There are several reasons why we use ground planes. If the signal level is relatively low it might be more helpfull to use a ground plane.
The first reason is that we want a low impedance path for the ground signal so we know the ground potential is well defined all over our pcb.
We also want to signal loops to be as small as possible. Pouring a ground plane can help, but you should look at the return path of the signal through the ground plane to see wheter it is correct. This is especially important in highg current traces, but in your case as well, because a larger loop is more prone to pick up noise. As you can see below the loop for signal2 is a small as it can be, but for signal one you can improve it if you want, by routing signal 1 around the most left pad of the connector.
Furthermore we use the ground plane to shield from interference. By routing the signal between to parts of the ground plane it is most immune to those signals (as you almost have a coaxial cable, because it is shielded on both sides by ground). In your case it is poorly shielded because the ground plane is only on one side of the trace.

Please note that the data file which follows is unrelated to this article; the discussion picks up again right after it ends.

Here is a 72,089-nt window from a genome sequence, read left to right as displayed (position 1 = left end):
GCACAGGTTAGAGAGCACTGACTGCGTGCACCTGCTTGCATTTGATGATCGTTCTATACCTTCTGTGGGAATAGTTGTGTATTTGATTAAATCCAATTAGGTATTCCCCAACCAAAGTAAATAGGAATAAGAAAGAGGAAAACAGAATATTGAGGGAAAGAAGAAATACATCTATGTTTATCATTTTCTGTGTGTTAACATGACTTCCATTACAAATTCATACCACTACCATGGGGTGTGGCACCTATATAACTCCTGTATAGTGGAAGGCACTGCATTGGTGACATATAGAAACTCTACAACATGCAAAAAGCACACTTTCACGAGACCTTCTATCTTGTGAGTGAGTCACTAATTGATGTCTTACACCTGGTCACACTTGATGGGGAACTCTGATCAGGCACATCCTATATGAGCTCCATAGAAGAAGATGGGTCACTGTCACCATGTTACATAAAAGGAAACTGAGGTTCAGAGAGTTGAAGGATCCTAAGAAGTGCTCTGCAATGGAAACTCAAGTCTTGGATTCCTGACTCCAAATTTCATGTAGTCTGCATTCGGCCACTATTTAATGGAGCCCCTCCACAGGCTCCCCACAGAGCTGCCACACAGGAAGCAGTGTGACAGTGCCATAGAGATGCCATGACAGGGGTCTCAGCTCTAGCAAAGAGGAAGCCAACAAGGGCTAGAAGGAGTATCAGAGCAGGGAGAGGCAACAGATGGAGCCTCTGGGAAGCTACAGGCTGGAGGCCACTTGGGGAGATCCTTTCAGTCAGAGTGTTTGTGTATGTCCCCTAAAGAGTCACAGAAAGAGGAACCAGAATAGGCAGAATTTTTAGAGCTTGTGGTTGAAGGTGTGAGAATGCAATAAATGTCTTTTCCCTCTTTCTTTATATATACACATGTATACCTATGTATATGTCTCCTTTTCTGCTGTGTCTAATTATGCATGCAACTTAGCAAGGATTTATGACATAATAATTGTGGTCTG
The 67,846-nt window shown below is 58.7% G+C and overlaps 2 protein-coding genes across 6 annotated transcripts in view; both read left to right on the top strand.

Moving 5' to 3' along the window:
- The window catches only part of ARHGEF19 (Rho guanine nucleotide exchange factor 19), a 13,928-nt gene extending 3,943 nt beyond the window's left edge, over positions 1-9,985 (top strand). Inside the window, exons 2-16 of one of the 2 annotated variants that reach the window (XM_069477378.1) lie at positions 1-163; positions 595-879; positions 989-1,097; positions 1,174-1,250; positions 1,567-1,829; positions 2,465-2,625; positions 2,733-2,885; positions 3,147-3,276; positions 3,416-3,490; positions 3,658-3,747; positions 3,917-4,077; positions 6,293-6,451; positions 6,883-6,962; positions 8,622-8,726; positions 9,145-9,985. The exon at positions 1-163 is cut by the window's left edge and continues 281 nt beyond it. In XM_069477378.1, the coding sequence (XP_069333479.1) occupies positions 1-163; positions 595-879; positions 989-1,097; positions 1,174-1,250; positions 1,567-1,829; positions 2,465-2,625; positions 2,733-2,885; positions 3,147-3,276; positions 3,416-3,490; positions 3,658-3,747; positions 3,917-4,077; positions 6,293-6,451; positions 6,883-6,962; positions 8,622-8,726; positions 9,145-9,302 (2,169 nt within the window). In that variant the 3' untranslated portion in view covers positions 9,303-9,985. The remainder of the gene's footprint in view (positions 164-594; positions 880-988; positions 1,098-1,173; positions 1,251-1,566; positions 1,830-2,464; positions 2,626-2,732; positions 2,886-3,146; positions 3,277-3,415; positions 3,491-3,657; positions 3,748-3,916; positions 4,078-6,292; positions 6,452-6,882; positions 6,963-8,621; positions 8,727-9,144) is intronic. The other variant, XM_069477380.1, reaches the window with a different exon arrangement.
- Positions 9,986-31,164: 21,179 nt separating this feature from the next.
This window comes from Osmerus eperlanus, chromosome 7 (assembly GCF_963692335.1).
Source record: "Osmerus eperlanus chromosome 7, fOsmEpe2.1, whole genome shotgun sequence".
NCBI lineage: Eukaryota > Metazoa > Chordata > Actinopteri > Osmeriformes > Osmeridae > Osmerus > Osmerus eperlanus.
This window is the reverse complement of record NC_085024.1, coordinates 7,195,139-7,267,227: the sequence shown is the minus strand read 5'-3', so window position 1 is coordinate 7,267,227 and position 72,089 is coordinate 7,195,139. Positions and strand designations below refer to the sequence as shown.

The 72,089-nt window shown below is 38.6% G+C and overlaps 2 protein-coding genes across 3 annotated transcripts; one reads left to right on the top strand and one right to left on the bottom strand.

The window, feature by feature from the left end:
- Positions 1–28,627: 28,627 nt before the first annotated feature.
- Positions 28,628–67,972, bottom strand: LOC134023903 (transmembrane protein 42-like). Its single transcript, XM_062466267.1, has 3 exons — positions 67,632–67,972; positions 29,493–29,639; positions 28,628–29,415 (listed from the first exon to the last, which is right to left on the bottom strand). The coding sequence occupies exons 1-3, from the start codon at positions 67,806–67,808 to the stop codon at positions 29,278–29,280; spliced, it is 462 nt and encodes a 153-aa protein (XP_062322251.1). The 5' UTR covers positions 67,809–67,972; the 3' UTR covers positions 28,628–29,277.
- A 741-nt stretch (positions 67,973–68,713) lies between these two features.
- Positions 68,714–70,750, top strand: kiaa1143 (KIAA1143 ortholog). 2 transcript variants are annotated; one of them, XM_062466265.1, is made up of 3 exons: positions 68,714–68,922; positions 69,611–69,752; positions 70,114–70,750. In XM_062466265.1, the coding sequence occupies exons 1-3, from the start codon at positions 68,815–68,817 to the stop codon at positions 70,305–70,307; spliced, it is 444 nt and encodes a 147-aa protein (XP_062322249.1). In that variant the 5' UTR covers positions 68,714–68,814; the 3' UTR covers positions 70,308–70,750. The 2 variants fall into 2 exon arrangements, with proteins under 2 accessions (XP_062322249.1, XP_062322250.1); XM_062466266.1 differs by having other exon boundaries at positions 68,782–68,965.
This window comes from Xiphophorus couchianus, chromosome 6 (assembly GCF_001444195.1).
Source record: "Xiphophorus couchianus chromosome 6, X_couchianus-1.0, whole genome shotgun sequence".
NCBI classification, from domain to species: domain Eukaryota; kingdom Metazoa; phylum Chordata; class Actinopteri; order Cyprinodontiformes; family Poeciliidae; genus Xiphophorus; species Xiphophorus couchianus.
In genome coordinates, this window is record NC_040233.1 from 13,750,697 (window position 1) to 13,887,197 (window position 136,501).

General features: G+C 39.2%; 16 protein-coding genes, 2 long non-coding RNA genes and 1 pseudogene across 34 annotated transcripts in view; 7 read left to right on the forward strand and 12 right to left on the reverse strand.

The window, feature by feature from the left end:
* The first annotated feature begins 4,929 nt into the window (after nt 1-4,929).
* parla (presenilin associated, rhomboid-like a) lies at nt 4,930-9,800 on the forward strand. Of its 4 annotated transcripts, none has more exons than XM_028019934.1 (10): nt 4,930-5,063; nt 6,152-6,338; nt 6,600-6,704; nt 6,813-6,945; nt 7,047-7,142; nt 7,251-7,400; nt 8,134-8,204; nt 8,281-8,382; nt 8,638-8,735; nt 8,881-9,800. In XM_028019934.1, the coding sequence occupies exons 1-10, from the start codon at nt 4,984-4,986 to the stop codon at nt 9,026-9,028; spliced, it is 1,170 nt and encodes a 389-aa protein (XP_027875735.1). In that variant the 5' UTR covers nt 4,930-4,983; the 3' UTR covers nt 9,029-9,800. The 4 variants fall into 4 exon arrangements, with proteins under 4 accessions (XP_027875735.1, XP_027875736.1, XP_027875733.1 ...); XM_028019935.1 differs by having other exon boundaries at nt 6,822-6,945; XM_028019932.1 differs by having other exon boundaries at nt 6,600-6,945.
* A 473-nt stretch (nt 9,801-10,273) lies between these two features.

For RF pcbs people go to even further extent, by using vias to the ground plane on the other side to even shield that:
Although those points are in theory very usefull, it is not always possible and definitely not always needed for a good PCB. We always have other reasons at stake, like cost and pcb size. So use the things that you think are necessary for good signal integrity.
Personally I would maybe take the effort to make the loop smaller by rerouting signal one, but the ground plane on the other side seems optional to me.